The cairn of stones, my father's grave in the mountains. His sin was surely the sin of pride. He thought he could do it all alone-- arrest Muldoon, bring a former friend to justice,q and solve an important case. In the end, it cost him the life of his wife, the love of his son, and any chance he might have had for happiness. And yet, for pride's sake, he made the same mistake again thirty years later, with Gerard.
He died as he had lived: proud, independent and alone. Is that to be my destiny, as well? A lonely bullet on a cold mountainside and a shallow grave in the tundra?
Only Ray stands between me and that fate. Ray, who follows wherever I go, who forces me to eat my pride and will not allow me to stand alone. But tomorrow, after I have picked up the pieces of my father's failure, I must choose whether to stay or to go. And I cannot imagine that Ray will stay with me here, if I choose to remain in Canada.
So, the question that hangs before me is: will my own pride allow me to give up either of my loves-- Ray, or the north?
Three centuries thereafter, I take passage overland
In the footsteps of brave Kelso, where his "sea of flowers" began
Watching cities rise before me, then behind me sink again
This tardiest explorer, driving hard across the plain.
I have followed the footsteps of Henry Kelsey south to the great plains, and found there no sea of flowers. Chicago looms large in my mind, that huge filthy American city where I have lived now for nearly four years.
I came to Chicago on the trail of my father's killers, and I stayed. . . for many reasons. First, I stayed out of habit. An ingrained habit of obeying orders-- I did not even question the necessity that kept me in exile. After a lifetime of serving the RCMP, I simply could not believe that the organization in which I placed my loyalty had become something undeserving of it. Then, when my distress at life in an unfamiliar city eroded the grip of habit and complacency, I stayed for friendship.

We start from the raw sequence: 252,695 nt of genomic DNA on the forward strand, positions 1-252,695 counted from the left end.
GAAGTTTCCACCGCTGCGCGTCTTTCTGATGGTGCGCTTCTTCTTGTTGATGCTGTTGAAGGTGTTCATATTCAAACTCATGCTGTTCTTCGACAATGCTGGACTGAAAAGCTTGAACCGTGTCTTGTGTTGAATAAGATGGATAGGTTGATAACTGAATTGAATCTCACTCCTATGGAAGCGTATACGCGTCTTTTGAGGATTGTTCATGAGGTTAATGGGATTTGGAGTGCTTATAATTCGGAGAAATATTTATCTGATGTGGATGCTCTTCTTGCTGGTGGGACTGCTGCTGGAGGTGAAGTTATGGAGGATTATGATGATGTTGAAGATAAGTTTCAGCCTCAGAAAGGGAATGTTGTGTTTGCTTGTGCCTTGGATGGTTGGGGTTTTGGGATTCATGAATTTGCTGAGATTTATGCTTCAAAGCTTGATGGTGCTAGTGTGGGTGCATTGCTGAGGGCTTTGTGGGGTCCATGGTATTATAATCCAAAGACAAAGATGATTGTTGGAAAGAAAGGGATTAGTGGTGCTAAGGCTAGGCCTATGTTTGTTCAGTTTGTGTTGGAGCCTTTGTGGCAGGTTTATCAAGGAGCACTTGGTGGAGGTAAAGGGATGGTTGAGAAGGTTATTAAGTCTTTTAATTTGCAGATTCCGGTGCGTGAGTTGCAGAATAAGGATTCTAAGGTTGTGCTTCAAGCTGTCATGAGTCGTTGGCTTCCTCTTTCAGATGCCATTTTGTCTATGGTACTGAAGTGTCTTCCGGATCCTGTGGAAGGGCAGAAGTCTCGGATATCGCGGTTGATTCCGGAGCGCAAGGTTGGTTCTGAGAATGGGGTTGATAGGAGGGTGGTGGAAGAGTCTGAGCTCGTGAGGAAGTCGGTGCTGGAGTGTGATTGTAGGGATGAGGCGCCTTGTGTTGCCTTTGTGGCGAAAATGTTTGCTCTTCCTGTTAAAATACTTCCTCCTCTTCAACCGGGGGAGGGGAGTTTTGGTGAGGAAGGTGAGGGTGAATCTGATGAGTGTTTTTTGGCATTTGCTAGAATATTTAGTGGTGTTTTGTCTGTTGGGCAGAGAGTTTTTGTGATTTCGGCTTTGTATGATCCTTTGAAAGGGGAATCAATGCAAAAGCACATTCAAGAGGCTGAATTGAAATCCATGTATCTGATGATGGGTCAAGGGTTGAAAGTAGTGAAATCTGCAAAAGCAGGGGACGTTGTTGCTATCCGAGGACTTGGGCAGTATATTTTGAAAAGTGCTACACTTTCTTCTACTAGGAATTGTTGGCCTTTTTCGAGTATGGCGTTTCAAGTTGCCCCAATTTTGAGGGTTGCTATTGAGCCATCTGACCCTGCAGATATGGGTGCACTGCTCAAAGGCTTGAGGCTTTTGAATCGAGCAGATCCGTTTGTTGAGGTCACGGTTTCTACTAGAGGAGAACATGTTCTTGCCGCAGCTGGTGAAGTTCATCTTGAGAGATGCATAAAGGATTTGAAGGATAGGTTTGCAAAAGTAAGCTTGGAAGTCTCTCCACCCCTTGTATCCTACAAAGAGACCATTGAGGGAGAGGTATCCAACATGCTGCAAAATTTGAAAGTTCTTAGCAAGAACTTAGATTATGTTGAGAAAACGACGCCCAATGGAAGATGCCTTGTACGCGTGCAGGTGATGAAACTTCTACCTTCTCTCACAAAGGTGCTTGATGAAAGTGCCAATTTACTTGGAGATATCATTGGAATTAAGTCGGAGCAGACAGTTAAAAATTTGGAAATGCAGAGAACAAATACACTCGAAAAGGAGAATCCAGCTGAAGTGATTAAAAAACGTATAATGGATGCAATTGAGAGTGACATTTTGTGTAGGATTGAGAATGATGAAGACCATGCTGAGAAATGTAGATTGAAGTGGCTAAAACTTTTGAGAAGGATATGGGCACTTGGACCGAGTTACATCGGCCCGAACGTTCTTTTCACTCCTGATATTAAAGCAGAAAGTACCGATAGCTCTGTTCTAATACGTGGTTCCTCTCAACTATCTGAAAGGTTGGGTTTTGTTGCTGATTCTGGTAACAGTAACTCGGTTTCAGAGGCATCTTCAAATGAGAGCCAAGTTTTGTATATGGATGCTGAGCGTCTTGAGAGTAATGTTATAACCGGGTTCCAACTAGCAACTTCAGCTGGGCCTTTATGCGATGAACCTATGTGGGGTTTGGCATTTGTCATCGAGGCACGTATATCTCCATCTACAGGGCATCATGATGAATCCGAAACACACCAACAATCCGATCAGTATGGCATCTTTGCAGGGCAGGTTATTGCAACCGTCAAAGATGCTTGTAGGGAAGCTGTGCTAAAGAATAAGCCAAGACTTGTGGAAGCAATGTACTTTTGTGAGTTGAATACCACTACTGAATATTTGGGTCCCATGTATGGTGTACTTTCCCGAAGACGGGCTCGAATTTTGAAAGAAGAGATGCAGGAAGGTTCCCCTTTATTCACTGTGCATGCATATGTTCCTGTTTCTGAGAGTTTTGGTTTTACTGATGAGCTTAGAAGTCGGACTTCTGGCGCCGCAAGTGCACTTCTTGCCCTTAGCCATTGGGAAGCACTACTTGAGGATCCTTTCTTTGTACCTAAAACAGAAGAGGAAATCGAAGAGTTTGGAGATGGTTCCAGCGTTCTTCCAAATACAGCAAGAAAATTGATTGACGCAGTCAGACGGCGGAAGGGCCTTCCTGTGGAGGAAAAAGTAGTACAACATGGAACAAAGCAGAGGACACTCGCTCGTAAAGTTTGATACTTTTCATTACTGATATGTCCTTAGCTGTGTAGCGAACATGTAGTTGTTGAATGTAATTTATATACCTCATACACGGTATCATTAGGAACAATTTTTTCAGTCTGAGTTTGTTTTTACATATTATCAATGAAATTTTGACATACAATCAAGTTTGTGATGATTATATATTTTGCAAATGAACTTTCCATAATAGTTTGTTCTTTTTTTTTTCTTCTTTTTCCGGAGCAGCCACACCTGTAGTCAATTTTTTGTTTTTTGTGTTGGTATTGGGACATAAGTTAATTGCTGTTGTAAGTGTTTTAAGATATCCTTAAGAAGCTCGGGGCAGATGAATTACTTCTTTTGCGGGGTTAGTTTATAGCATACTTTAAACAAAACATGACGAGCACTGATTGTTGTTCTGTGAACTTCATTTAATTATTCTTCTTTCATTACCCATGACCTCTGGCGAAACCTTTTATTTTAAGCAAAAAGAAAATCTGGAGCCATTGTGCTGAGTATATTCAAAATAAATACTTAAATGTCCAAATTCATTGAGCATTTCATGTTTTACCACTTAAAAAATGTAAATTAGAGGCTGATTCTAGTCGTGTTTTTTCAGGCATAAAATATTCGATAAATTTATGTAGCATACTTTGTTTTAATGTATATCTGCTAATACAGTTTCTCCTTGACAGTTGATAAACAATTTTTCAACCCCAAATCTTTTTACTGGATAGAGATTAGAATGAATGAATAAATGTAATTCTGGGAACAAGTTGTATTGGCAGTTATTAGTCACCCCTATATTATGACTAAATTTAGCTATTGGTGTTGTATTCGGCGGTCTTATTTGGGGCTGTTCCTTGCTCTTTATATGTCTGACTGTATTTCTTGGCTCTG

That, of course, is another lie. I stayed for Ray Vecchio, but not for friendship. After so many months have passed, I am no longer certain how much of the intensity I experienced with him was real, was shared, and how much was merely the product of my own loneliness and repression. But whatever occurred or did not occur between us is unimportant now. What is important is that there was a moment, when I knew Ray Vecchio was lost to me, and I felt completely free. I stared at the picture of myself, in my serge, next to Ray, and I thought that, having lost the one, I would do well to rid myself of the other. I could finally go back where I belonged. Not as a Mountie, perhaps-- but two years of processing paperwork at the consulate had disabused me of any prior belief that my calling to the RCMP was noble or altruistic.
Ray Kowalski pulled me back from the brink of that moment. Pulled my attention away from all I had lost-- my faith, my center, my dearest friend-- and showed me a shining, unexpected vision of what might be in my future. What if? I found myself wondering, looking at him. What if he. . .?
So I asked him to dinner, and he accepted, and I stayed. And the last two years have been, by far, the happiest of my life.
But, but. Chicago. If every day in Ray's presence is a joy, then every moment in Chicago is a trial. I had thought it would grow easier with time-- it has not. I have become accustomed to the discomfort of living without privacy, my body and mind have acclimatized to the constant demands and impositions, but the pain has not diminished. I do not fit in Chicago, and I know now that I never will. I am worn down by the daily friction of my own sharp boundaries against the rough edges of that concrete city. If not for the balm of Ray's presence, I fear I would already have been eroded away to nothing. Eventually, inevitably, the city will win; even with Ray beside me, I cannot withstand it forever. And yet, for him, I would try.
And through the night, behind the wheel, the mileage clicking west,
I think upon Mackenzie, David Thompson and the rest